(How in the world does alexa know that most flickr users are childless? And is there a relationship between childless women and photography?)
Yep. July 4th will make it a year without a cigarette. However, I have been smoking a few small cigars a day (good ones when I can get ‘em) and not inhaling. I’m not saying that it’s healthy, but I do enjoy them, and haven’t been arrested yet by Mr. Bloomberg. In fact, no one has been ticketed for smoking in the parks as far as I know.
Switching to cigars (I like the half corona Huppman or of course the Davidson if I can afford it or get offered one by Matt) and the Siglos are very good also. I don’t really know what the story is with taxes etc. because I by them on the web and they’re about four times as much (no kidding) in my local convenience store, and not as fresh either.
I’ve written a lot about what I see for the future of cameras, and about all the stuff that is uselessly stuffed into today’s digital cameras. But I ran across a post about something called a Light Field Camera which did go beyond anything I could have dreamed of. The reason is that these cameras (and you’ll need to read the link to get some idea of how this works) – the Light Field Camera does not need to be focused at the time of shooting. It can be done in post-processing.
Yes, and it doesn’t mean that you are using some extra wide angle lens, or that you are using hyper focal distance – or anything like that at all.
“To acquire this additional data, Lytro cameras include an innovative new light field sensor that captures the color, intensity and vector direction of light rays.”
This was such a camera already exists was a revelation and for now I’ll just give you the link to the Lytro Blog.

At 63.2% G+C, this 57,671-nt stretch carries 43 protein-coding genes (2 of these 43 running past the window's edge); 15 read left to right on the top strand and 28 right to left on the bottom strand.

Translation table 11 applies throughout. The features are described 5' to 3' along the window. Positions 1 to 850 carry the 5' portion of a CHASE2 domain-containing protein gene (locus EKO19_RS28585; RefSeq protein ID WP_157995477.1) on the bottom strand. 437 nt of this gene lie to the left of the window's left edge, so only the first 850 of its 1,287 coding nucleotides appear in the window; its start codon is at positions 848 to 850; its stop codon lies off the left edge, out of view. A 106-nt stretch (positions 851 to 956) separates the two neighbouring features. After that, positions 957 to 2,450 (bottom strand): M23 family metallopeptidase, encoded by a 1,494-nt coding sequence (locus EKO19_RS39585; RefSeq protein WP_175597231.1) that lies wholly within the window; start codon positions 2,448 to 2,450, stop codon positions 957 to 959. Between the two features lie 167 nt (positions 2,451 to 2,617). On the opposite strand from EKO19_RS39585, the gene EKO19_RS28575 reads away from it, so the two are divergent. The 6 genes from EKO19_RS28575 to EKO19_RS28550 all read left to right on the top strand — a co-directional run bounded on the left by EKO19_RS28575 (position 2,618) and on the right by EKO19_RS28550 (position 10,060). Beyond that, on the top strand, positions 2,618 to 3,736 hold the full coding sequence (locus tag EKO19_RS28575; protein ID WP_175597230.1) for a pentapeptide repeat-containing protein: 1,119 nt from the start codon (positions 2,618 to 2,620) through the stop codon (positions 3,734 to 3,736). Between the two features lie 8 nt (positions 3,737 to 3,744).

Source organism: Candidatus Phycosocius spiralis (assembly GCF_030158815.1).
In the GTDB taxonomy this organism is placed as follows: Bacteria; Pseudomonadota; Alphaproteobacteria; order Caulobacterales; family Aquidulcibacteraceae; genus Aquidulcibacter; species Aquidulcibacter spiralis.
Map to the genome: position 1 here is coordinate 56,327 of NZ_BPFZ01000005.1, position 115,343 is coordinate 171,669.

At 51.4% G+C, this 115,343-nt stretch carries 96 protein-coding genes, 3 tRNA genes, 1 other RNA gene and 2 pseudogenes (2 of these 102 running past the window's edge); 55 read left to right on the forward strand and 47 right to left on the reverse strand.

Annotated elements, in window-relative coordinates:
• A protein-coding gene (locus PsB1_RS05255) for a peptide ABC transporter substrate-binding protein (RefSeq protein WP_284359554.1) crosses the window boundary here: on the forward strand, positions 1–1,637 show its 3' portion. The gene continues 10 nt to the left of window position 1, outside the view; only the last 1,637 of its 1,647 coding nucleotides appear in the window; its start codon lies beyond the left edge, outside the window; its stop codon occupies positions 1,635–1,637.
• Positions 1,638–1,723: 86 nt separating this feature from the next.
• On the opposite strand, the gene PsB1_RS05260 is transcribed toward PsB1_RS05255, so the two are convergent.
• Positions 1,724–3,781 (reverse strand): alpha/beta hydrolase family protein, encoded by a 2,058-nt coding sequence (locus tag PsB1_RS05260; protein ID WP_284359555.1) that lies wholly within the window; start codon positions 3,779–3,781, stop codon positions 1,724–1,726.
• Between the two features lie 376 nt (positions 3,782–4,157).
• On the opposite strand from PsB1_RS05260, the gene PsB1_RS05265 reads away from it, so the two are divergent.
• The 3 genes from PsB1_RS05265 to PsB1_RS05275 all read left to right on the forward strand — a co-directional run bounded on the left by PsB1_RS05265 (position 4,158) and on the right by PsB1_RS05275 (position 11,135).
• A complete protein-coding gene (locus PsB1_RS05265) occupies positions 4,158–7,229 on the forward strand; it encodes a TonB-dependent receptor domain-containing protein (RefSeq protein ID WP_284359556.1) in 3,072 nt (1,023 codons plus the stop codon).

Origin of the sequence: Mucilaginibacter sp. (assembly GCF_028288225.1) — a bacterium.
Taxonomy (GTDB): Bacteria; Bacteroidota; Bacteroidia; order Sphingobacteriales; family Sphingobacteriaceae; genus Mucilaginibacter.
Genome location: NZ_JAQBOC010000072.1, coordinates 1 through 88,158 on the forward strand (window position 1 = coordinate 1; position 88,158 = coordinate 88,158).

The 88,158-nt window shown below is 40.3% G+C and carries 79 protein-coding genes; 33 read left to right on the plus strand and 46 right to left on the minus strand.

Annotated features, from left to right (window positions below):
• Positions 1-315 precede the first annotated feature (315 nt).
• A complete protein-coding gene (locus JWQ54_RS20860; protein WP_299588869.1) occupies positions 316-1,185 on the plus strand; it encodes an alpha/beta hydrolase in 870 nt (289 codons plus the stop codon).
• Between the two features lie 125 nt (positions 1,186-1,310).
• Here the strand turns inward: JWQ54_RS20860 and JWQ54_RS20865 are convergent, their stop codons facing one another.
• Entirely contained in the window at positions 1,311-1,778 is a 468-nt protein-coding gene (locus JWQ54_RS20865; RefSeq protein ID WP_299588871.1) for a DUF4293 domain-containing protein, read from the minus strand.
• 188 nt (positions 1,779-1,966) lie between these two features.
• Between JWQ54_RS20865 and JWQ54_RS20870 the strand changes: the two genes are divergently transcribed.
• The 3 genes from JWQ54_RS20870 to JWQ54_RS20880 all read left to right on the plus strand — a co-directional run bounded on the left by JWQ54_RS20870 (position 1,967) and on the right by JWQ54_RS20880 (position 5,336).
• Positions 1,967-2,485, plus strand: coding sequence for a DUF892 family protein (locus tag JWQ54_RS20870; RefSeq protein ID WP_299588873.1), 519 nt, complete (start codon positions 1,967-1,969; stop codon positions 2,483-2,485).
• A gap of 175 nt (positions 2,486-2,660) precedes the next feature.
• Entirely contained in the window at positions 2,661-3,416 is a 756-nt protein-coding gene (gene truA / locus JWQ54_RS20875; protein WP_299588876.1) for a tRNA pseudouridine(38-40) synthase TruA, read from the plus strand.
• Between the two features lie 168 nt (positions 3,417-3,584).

It’s been a month. No meat. No dairy. Lots of carbs. Lots of rice and beans. No fish. Lots of hummus. Potato and pea and lentil soup (home made) and delicious.
I’m not counting points, or calories (wouldn’t have the discipline to do that) but simly moved to vegan diet, although I still do hae an egg once in a while.
Didn’t weigh myself to begin with, so can’t say how much I’ve lost – but pants which had been tight are all loose. I had to ut a new notch in my belt. And had some other effects as well: my sinuses cleared up and my sense of smell became more sensitie. Haven’t had an urge for meat. Hae been either making or buying eastern and middle eastern foods which get by without meat for protein.
Other tings to note: stopped experiencing afcid reflux or any sort of reflux.
Why did I do it on the spur of the moment? I’m not exactly sure. I’ve gone vegetarian before, but not to this extent. No cheese! Drinking Almond milk. NO SUGAR! Or at least no ADDED SUGAR. Coffee in on the list – but no soy milk (I don’t like soy stuff if I can help it) and no sugar, incluing any of those substitutes.
In fact – no substitutes. No make-believe hamburgers. If I’m not going to have real hamburgers than I don’t want soy burgers.
And so the results other than the loss of a few inches around my waist – I don’t sleep as well (which is why I’m writing this at 2 a.m.) but that will go away at some point – I think my body is just confused. No heartburn – not at all. Even if I eat something spicy before going to sleep. My bones feel better. I never had it diagnosed, but I was usually pretty creaky in the morning, and that has disappeared.
And so – that’s where it’s at. As mentioned before – I’m not some sort of holy body now – since I switch to cigars rather than cigarettes – but that goes along with my middle of the road philosophy, i.e don’t go completely nuts about this stuff. Keep the things that give you pleasure.
So for a while anyway, I’ll call myself the Vegan Photographer which has a nice alliteration.